america2029

Posts Tagged ‘memes’

Hyperspace

In Building Blocks, Business Model, Decision-Making, Economics, Innovation, Planning, Problem-Solving, Program Launch on November 26, 2012 at 4:00 am

America 2029

Imagine looking down on earth and seeing all these building blocks waiting to be assembled.  Most people on earth don’t recognize these building blocks for the future, just lying around.  However, from up above you can see the building blocks and the people navigating around them, as if they were obstacles.  Memes look like jargon to keep insiders in and outsiders out.  A proliferation of protocols and standards is complicating what was once a simple world.   Opposing viewpoints look like gridlock instead of synergy.

The people on earth just keep going further and further out of the way to avoid these obstacles.  Life just keeps getting harder, as a growing number of building blocks continue to clutter the landscape.

What if—operating from hyperspace, above the earth—you could manipulate these massive obstacles with ease, as if moving them around with a giant crane? What if you knew exactly what you were building on earth, even though the inhabitants of earth were still unaware of this future that you were building?

What if you could describe this future that you are building to all the inhabitants of earth? What if this future was so fantastic that everybody wanted to be a part of it, as long as it came with certain guaranties? What if you could tell them what you were building, step by step, so that they could live inside this structure, as you are building it?

If you could…, then you would have America 2029!

Advertisements

Building Block #1: Memes

In Building Blocks, Communication, Innovation, Learning, Program Launch, Technology on October 15, 2012 at 3:32 am

America 2029

The concept of a meme—“an idea, behavior or style that spreads from person to person within a culture” (Merriam-Webster, 2012; in other words, something that “goes viral”)—has been around since 1976, coined by British evolutionary biologist Richard Dawkins (Dawkins, 1989, p. 192).  Not surprisingly, the concept of memes has gone viral, with students everywhere passing pictorial memes from the popular meme websites.  At the moment, though, everybody sending and receiving memes has no idea of their true power.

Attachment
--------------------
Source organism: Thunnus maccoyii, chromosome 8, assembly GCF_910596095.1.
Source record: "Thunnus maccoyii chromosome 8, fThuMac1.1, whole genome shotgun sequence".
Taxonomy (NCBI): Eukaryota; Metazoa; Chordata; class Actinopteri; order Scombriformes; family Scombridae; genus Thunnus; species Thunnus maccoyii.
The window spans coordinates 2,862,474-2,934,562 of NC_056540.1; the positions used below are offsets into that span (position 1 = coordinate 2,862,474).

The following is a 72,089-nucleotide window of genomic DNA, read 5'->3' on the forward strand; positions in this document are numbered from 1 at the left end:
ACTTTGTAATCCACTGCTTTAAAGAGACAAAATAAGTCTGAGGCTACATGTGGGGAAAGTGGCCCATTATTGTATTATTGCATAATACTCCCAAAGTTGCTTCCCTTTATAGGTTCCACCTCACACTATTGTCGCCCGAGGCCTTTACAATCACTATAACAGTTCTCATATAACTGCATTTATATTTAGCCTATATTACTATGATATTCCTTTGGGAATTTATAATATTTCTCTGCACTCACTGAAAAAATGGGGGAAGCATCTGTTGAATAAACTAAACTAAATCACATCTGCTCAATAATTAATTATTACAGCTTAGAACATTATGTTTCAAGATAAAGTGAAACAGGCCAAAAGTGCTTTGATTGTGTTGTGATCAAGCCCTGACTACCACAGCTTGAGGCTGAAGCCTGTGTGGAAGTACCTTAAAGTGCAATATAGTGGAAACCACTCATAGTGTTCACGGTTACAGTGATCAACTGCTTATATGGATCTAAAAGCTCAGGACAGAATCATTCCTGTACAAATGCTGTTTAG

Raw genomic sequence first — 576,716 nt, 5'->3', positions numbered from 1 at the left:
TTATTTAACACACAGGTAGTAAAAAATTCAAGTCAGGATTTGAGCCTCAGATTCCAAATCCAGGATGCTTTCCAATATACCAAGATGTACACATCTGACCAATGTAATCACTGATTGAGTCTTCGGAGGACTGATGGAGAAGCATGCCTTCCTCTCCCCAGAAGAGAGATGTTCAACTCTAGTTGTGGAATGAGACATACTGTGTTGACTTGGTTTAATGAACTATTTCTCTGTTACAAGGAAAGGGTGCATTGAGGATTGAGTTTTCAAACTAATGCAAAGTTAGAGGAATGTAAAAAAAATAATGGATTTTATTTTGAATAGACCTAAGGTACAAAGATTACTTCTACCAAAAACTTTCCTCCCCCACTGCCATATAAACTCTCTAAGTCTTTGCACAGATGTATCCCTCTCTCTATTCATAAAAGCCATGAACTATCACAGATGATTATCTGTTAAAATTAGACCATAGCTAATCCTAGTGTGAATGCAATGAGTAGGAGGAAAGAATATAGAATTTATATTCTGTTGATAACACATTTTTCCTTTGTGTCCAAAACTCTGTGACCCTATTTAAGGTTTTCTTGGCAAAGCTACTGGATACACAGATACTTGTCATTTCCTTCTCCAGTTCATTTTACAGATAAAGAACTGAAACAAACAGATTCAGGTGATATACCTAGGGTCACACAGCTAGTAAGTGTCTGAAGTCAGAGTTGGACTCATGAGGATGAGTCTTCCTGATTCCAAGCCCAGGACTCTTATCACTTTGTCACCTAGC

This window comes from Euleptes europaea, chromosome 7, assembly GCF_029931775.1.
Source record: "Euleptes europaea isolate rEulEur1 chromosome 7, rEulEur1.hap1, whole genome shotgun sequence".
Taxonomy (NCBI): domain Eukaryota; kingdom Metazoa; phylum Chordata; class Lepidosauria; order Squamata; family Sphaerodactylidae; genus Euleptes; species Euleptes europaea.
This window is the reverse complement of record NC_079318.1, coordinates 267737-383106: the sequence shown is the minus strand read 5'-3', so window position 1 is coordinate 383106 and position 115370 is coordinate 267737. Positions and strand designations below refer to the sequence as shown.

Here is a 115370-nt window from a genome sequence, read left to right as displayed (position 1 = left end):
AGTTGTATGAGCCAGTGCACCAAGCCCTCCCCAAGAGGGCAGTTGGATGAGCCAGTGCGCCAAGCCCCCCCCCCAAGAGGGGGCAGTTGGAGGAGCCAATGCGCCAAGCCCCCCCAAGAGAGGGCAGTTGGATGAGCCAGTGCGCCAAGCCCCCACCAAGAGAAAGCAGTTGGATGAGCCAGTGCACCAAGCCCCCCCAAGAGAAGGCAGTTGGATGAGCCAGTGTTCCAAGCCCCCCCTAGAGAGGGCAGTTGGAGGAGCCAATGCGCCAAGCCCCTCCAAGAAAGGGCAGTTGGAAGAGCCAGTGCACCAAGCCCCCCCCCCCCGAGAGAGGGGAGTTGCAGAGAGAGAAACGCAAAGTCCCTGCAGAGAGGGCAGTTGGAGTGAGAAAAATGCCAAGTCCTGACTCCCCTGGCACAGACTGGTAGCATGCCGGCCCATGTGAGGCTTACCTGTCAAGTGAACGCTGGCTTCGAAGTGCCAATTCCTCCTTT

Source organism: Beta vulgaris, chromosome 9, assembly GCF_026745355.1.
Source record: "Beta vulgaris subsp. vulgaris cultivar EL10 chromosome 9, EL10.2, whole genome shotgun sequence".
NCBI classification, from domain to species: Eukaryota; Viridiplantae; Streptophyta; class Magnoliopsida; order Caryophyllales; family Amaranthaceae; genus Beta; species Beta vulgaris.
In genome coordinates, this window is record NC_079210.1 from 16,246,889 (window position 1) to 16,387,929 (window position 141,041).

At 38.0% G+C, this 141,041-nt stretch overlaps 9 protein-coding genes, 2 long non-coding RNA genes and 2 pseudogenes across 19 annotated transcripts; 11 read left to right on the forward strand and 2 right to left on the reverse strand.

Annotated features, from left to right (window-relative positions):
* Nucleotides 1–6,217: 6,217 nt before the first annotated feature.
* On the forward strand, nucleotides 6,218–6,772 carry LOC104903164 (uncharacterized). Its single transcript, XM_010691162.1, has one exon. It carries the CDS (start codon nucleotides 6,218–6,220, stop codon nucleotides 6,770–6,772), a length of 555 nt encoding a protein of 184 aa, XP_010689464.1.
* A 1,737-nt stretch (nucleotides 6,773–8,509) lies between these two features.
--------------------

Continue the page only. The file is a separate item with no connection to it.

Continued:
Pictures with text are an ideal form for a meme, although single-word and short-phrase concept titles also work well, like evolution, the Green Movement, diversity, and so on.  Just saying one of these phrases—in a positive way—lets you belong to a vast global movement.

Memes are driving forces in society.  Richard Dawkins created the term to explain sociological evolution.  To date, however, I don’t believe that anyone has tried to engineer social forces using memes—until now.

  • What if memes could be used as a universal communicator throughout the world?
  • Even within a nation, jargon creates language barriers.  A common meme-based vocabulary of words, phrases, and images, however, could break down those barriers.
  • Memes let you think across disciplines.  You don’t have to understand the underlying engine for an idea to refer to it.  You can talk about the Green Movement without even understanding its major components and ideals.  For example, you can speak about getting the Green Movement and advocates of diversity together to create a new global Bill of Rights and Responsibilities.  Memes let you think “big picture.”

Let us consider how memes might work as a social engineering force.

The ubiquitous smiley face has become overused (that’s a hazard of something that goes viral), yet most people still translate the image as “Have a nice day!”  Of course it also connotes happiness.  For that matter, emoticons and icons everywhere become universally recognized.

Consider the following statement:

If people around the world could agree to a simple formula like this, it would go viral, and millions of people could work together, independent of their mother nations, and their respective laws.  Naturally, the words would be translated by a translator into respective languages.  Once someone learns this meme, however, they can recognize it on a website regardless of the language.  What’s more, people of different languages can then carry on a simple dialog to agree (or disagree) on other principles based on other memes.

Consider the ramifications for the workplace.  Executives, industry experts, technology experts, trainers and mentors, administrative staff, salespeople, and more will be able to converse freely in memes.  Memes will serve as mantras to unite, while keeping core values front and center.

Do you see how memes will accelerate thinking and communication? If not, fasten your seatbelt.  If you thought ideas and events were happening too fast already, get ready for the meme-driven world.

Do you like this idea? Why not tell others about America 2029? The website is America2029.com.  Let’s see if the America 2029 logo can go viral!

References

Dawkins, Richard (1989). The Selfish Gene (2 ed.).  Oxford, England: Oxford University Press.Merriam-Webster (2012).  Meme.

Merriam-Webster Dictionary.  Chicago, IL: Britannica Online.  Retrieved 10 October 2012 from http://www.merriam-webster.com/dictionary/meme